New developments in massive transfusion in trauma

@article{Greer2010NewDI,
  title={New developments in massive transfusion in trauma},
  author={S. Greer and Kurt K. Rhynhart and Rajan Gupta and H. Corwin},
  journal={Current Opinion in Anaesthesiology},
  year={2010},
  volume={23},
  pages={246–250}
}
Purpose of review Trauma patients requiring massive transfusion represent a population at high risk for potentially preventable death. This review describes recent advances in the early recognition and treatment of the coagulopathy of trauma, as well as ongoing work to define optimal resuscitation strategies. Recent findings Damage control resuscitation involves the rapid correction of hypothermia and acidosis, direct treatment of coagulopathy, and early transfusion in trauma patients. Recent… Expand
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TLDR
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TLDR
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TLDR
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TLDR
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TLDR
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Definitive management of the exsanguinating patient challenges providers in multiple specialties. Significant hemorrhage may be encountered in a variety of circumstances including elective orExpand
Determinants of mortality in trauma patients following massive blood transfusion
TLDR
Overall mortality among the MBT patients was comparable with the studies in the literature, and Prospective studies are required to further validate the determinants of mortality and establish guidelines for MBT. Expand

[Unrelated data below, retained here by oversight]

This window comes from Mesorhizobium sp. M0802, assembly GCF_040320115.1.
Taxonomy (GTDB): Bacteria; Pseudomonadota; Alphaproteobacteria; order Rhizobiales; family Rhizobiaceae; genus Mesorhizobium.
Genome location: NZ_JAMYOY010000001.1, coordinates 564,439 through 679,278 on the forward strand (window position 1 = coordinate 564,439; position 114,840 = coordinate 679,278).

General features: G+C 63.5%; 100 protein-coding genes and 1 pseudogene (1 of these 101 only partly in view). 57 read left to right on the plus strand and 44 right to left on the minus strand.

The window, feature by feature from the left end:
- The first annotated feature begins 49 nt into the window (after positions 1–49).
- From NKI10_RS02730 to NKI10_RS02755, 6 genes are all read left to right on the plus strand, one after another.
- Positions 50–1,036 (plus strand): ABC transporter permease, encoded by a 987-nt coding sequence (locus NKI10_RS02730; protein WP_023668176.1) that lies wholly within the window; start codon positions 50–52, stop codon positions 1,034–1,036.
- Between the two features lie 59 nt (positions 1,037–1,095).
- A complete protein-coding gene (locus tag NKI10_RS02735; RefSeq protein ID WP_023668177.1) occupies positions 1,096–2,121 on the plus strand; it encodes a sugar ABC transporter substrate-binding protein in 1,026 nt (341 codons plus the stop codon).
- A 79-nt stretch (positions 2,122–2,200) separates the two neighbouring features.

C URRENT OPINION Perioperative coagulation management in the intensive care unit
TLDR
Therapeutic prohemostatic pharmacologic approaches need to be considered in managing coagulopathy in the ICU setting because of multiple factors including anticoagulants, dilution, fibrinolysis, and factor consumption. Expand
Update and New Developments in the Management of the Exsanguinating Patient
TLDR
The challenges of dealing with the “lethal triad” will be discussed, as will the various aspects of damage control and hemostatic resuscitation, and the latest literature and controversy regarding massive transfusions and massive transfusion protocols will be elucidated with inclusion of data from recent military experiences. Expand
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TLDR
The best evidence related to transfusion-related outcome involves titrating transfusion requirements to parameters of severity of illness rather than arbitrarily defined Hb levels. Expand
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TLDR
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TLDR
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TLDR
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TLDR
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TLDR
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TLDR
Patients who were hypothermic and acidotic developed clinically significant bleeding despite adequate blood, plasma, and platelet replacement and may be critical in preventing or correcting coagulopathy in the patient receiving massive transfusion. Expand
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